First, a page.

Ua Pu

Ua Pou (also Uapou, Ua Pu, old names: Île Marchand, Adam Iceland (Joseph Ingraham ), Trevennen Iceland, Jefferson Iceland ) is a facility located in the South Pacific island in the northern group of the Marquesas, which belongs politically to French Polynesia.


The approximately 105 km ² is the third largest island in the Marquesas. The spectacular scenery is characterized by steep, reminiscent of church towers or hats sugar peaks. They justify the name Ua Pou, translated "two pillars". The name comes from a legend: In the construction of the " earth of men " ( Polynesian: te fenua Enata, the old Polynesian name for the Marquesas ) created the gods first the pillars of the great earthly home: the mountains of Ua Pou.

The stunning profile of the island inspired the singer Jacques Brel, who lived from 1975 to 1978 in the Marquesas, to his Chanson La Cathédrale. The highest mountain of the island is Mont Oave 1,232 meters.

A steep ridge divides Ua Pou from northwest to southeast and forms a watershed. Rivers have dug deep Taleinschnitte which widen towards the coast. In these areas the houses are built. The mountainous interior of the island and the South East are uninhabited.

The island is not protected by a fringing reef, so that the strong waves reached the coast immediately. At the southern tip lies the sparsely vegetated, only 1.1 x 0.5 km wide side Motu Oa (also written Motu Ua ), now a bird sanctuary. Further offshore islets are Takaae Motu, Motu Motu Mokohe and Akua.


Geologically, Fatu Hiva Marquesas to linear volcanic chain, which has been formed from a hot spot on the Pacific plate and moves with a speed of 103-118 mm per year in the direction WNW. The igneous rocks of the island are from 2.54 to 4.86 million years old.


Ua Pou is located in the tropical belt of the earth. The climate varies from hot and humid in the coastal areas up to damp - cold in the mountain regions with frequent and heavy rainfall.


The flora Ua Pous is compared to the other major islands of the Marquesas ( Nuku Hiva and Hiva Oa ) relatively poor in species. There were only 90 indigenous species - found as well as 71 foreign - 2 of them endemic. However, this could be related to the insufficient number of previously collected specimens, the steep, inaccessible peaks have been taken away by any systematic botanical study.

The formation of the flora is significantly influenced by the trade winds, which contribute to the reduction in temperature and provide plenty of rain. The coastal areas in the ravines are up in middle heights lushly vegetated, with the centuries of human settlement and intensive cultivation of crops have reduced and thus the anthropochoren plants gives a preponderance of the number of indigenous plants.

The central regions are dominated by indigenous, dry or semi- dry plant communities. On the high peaks dominate low-growing shrubs, mostly Metrosideros. In the north, the wind and the rain shadow of the mountains, there are more arid areas.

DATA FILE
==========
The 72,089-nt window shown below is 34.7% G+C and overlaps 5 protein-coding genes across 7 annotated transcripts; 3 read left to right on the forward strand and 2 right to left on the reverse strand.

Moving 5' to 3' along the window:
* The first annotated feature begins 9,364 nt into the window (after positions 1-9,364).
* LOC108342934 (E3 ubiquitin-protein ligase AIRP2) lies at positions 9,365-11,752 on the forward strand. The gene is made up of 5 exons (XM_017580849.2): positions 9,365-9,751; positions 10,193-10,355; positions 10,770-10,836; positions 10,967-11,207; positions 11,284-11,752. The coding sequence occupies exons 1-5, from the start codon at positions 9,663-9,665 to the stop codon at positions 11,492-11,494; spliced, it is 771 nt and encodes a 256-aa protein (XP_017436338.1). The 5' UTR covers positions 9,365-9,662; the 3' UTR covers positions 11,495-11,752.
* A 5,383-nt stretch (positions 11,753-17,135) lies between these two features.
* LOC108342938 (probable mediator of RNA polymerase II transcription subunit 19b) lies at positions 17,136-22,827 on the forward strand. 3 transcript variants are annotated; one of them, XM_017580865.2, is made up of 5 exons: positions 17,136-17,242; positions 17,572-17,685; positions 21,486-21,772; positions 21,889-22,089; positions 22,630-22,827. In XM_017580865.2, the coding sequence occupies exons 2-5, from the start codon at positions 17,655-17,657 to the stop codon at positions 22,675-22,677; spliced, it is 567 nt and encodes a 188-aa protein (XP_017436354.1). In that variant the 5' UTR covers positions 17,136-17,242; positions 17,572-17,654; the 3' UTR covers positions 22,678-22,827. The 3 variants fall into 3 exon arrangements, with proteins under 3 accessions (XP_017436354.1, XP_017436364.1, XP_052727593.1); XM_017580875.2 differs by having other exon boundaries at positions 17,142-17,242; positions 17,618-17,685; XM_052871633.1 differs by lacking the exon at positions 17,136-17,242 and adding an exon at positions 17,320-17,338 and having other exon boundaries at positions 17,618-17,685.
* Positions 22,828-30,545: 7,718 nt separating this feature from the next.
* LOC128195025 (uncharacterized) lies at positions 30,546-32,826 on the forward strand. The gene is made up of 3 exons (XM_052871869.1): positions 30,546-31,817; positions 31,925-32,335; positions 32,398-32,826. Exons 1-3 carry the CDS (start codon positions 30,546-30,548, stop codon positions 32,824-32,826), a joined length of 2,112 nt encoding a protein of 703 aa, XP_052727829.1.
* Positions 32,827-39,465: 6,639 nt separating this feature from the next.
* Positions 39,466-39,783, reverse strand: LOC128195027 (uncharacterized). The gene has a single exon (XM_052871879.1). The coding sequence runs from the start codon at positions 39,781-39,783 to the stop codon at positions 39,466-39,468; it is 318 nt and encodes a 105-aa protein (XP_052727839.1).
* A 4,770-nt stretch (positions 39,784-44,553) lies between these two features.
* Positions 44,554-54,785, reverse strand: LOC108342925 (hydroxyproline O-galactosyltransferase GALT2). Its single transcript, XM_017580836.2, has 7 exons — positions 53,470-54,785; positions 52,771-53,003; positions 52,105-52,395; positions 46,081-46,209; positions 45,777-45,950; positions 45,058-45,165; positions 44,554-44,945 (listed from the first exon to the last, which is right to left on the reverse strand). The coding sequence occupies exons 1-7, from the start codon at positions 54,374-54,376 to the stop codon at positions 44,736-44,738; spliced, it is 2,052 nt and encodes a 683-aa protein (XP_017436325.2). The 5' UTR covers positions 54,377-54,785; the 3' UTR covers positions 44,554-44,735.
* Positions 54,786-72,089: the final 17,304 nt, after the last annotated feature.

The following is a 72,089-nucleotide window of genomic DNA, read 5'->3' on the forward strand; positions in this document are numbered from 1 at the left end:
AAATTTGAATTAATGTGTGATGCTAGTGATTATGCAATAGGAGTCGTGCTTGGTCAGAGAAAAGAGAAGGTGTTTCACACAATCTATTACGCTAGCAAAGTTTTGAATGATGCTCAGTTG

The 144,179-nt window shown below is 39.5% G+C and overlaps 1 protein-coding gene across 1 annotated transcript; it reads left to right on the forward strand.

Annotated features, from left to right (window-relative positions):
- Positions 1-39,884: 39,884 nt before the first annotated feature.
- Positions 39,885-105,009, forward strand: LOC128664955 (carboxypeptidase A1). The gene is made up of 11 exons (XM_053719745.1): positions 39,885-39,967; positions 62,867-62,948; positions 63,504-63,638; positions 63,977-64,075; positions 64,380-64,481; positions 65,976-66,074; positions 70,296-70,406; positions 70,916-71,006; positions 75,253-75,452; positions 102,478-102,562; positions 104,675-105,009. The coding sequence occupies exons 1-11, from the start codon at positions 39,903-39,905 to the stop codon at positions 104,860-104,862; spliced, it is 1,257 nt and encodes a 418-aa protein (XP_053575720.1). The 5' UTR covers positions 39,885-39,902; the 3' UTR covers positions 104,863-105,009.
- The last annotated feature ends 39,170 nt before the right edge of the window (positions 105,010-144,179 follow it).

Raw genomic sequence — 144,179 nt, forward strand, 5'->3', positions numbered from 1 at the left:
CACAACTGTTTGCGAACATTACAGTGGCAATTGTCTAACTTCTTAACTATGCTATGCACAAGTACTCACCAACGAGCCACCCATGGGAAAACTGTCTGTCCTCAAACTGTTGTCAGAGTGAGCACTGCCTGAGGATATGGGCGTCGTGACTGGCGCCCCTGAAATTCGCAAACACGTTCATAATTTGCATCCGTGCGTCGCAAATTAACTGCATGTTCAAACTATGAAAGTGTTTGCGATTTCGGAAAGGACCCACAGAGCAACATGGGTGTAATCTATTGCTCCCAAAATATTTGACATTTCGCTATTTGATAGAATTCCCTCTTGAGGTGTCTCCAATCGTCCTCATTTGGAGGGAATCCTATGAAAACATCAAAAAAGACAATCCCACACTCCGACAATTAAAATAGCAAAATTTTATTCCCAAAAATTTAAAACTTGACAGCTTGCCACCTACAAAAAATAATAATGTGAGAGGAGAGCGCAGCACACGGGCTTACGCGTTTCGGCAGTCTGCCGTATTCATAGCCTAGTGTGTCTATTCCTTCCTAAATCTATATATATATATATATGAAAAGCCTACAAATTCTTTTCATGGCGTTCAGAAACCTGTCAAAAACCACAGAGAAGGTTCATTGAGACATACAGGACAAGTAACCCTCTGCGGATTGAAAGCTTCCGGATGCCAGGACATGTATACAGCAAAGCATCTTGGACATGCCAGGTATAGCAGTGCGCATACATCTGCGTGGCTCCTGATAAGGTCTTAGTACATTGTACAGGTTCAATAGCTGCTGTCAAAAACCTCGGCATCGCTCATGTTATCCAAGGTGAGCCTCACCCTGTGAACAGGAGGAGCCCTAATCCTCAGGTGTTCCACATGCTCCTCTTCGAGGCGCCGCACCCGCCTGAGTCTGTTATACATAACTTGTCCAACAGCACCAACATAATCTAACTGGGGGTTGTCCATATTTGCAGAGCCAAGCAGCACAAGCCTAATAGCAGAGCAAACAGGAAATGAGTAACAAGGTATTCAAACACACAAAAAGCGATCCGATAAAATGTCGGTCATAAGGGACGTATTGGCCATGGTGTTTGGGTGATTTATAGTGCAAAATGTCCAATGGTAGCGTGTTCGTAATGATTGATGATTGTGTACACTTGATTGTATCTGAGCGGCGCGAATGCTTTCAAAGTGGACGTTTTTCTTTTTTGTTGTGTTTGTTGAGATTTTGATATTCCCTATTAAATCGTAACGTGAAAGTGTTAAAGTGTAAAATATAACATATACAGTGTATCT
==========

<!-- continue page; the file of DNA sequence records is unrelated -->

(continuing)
The fauna of the Marquesas Islands is species-poor and limited to land and sea birds, insects, butterflies and spiders. The island has given its name to a canopy spider genus ( Linyphiidae ), which is endemic to Ua Pou. Harmful to humans animals do not exist. Are extremely unpleasant occurring within the country Nono - fly, a Kriebelmückenart.

In one of Hakahau separated by a peninsula bay ( Anahoa Beach ) put green sea turtles (Chelonia mydas) their eggs. Unfortunately, this area is not yet protected, he is the most attractive beach of the island.


→ Main article: History of the Marquesas

The earliest Polynesian settlers on Ua Pou lived under rock overhangs, as excavations have shown from 1982 on Anapua Rockshelter, near the village of Hakatao in the south of the island. Their main food was fish.

In the following centuries independent chiefdoms were formed in the ravines out to recognize today at the location of the villages. Initially, only the coastal regions were colonized with access to the major food source ocean, with increasing population density grew the settlements up the valleys. From the tribal society Ua Pous is very little research, the German ethnologist Karl made ​​from the stones here in the years 1897/98 pioneering work. Significant chiefdoms, their structural legacies are still visible today, were in the valleys of Hakamoui and Paumea. The Islanders built their houses and ritual buildings in elaborately layered, stone and up to 3m high platforms ( paepae ). The actual houses were made of perishable materials, and had a steep pitched roof of palm leaves whose rear panel handed down to the ground. The front was open, the roof supported richly decorated, perfectly shaped carved pillars.

April 19, 1791 the Americans Joseph Ingraham sailed past on the way to China on the north- western group of the Marquesas, but without entering. The visible in the distance island of Ua Pou he gave the name "Adam" or " Adams Iceland ".

As the fundamental European discovery of the French explorers, Étienne Marchand applies (1755-1793), the only a little later, on 20 June 1791 with his ship anchored in the bay of Solid first Vaiehu on the west coast and then before Hakahau. He held to a total of three days before the island, the contacts with the residents during the short land excursions were limited. Marchand christened the island not quite immodest " Île Marchand ".

The arrival of the American whaling ship from Nantucket Tuscan on March 4, 1835 was the prelude to more encounters with whalers, adventurers and dodgy dealers in the following years, who brought the tribes of firearms and alcohol.